How are we to respond? Can the principles of the Kabbalah, or for that matter any philosophical or religious vision, provide us with any guidance whatsoever? At first glance it would seem not. In the first place, all theory, no matter how subtle, all-embracing and profound, is made ridiculous in the face of concrete human suffering—suffering that calls for a living, empathic response; for love and action, not for words; for humility and personal desolation, not for preaching, knowledge and explanation. Second, why turn to religion, when indeed it is religion, admittedly in its most fanatical and apparently perverse form, that apparently underlies the very evil we are trying to cope with?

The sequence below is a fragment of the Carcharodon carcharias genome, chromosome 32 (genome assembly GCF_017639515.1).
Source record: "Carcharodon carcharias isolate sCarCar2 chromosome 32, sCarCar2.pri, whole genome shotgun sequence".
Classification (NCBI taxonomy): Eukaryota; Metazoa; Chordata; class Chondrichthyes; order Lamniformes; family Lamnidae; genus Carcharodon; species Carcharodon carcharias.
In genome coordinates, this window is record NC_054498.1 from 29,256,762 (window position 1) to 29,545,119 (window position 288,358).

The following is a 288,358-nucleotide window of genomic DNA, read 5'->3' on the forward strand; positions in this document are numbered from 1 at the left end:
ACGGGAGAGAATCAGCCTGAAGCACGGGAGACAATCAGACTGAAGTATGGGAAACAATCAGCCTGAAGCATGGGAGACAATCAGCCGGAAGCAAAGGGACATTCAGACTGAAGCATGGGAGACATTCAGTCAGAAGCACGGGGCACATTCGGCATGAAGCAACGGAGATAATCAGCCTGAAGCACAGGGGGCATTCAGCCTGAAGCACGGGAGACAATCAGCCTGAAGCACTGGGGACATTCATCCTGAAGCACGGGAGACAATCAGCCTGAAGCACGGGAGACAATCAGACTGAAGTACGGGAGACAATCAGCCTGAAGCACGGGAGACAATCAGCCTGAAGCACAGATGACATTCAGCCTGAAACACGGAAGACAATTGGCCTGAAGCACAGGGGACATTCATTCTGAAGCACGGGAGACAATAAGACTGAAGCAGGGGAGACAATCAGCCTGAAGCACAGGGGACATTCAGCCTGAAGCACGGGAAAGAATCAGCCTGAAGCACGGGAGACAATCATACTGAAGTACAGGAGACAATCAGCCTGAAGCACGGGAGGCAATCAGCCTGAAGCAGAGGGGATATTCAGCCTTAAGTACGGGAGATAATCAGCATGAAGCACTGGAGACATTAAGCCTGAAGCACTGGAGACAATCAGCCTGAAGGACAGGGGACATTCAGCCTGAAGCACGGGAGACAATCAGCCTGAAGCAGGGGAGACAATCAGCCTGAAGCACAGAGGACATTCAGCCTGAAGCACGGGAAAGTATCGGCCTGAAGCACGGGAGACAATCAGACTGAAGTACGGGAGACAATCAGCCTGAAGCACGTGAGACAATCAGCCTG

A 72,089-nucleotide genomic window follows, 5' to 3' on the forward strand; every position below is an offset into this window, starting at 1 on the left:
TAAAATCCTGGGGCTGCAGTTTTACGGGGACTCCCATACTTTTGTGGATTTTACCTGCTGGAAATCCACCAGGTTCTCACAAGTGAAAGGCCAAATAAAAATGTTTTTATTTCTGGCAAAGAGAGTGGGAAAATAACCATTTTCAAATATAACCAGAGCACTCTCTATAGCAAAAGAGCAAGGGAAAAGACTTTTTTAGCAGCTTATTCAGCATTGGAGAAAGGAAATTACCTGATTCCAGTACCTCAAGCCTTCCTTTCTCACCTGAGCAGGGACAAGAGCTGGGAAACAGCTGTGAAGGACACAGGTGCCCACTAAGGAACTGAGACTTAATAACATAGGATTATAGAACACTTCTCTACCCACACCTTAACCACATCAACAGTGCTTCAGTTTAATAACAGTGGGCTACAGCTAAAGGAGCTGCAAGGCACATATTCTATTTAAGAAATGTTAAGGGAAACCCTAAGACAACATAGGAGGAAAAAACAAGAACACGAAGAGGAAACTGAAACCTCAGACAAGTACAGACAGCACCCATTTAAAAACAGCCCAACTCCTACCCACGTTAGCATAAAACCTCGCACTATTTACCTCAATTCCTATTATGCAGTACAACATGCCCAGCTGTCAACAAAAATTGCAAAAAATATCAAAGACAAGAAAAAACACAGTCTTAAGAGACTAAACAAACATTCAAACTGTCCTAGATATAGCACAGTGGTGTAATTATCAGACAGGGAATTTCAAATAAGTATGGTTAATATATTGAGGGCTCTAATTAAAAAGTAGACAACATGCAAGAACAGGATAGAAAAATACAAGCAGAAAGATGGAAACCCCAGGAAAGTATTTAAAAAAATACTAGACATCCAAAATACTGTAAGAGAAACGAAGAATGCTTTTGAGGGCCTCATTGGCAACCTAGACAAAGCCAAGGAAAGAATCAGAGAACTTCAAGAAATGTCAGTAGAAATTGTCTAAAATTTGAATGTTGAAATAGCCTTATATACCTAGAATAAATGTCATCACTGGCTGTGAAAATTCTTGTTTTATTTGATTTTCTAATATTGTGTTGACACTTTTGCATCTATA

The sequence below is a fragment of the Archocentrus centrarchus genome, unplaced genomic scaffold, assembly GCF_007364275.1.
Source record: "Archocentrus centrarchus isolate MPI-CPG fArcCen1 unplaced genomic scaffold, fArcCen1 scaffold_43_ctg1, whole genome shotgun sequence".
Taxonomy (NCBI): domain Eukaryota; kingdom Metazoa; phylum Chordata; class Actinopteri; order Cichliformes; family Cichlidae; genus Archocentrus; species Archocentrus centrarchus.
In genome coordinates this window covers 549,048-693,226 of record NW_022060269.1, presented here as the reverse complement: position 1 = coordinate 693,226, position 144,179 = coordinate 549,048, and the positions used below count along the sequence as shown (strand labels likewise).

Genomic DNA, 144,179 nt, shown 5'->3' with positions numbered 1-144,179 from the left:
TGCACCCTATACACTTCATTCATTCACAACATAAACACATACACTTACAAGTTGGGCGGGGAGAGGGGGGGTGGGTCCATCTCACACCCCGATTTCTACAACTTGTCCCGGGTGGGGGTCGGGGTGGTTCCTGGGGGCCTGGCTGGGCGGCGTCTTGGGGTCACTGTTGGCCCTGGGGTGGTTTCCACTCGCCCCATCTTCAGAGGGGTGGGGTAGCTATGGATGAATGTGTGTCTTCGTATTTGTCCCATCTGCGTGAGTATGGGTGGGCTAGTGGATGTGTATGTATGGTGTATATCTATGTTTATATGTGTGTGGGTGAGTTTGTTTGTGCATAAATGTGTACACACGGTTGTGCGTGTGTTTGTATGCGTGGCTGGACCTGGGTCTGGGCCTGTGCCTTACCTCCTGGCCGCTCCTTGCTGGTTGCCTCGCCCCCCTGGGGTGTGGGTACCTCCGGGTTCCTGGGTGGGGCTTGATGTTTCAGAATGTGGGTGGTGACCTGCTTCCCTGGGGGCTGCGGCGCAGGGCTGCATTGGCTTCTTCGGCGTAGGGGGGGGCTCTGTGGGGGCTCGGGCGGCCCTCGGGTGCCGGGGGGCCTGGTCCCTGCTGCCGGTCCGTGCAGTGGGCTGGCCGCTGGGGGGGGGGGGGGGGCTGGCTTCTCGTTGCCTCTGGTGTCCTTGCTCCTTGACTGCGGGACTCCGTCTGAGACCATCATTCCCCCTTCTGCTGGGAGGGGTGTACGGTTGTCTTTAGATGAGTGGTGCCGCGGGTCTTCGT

Still, some guidance is needed. The president has cast the battle in terms of a threat to "freedom." I would like to explore one aspect of the notion of "freedom" for a moment, one that is clearly dear to American democracy, but which is, an essential aspect of Jewish mystical thought as well: the value of pluralism. According the 19th century Chabad Chasidic thinker, Rabbi Aron Ha Levi it is the fundamental divine purpose that the world should be differentiated and revealed in each of its finite particulars and yet united in a single infinite source. Rabbi Aaron states:

 ...the essence of His intention is that his coincidentia be manifested in concrete reality, that is, that all realities and their levels be revealed in actuality, each detail in itself, and that they nevertheless be unified and joined in their value, that is, that they be revealed as separated essences, and that they nevertheless be unified and joined in their value.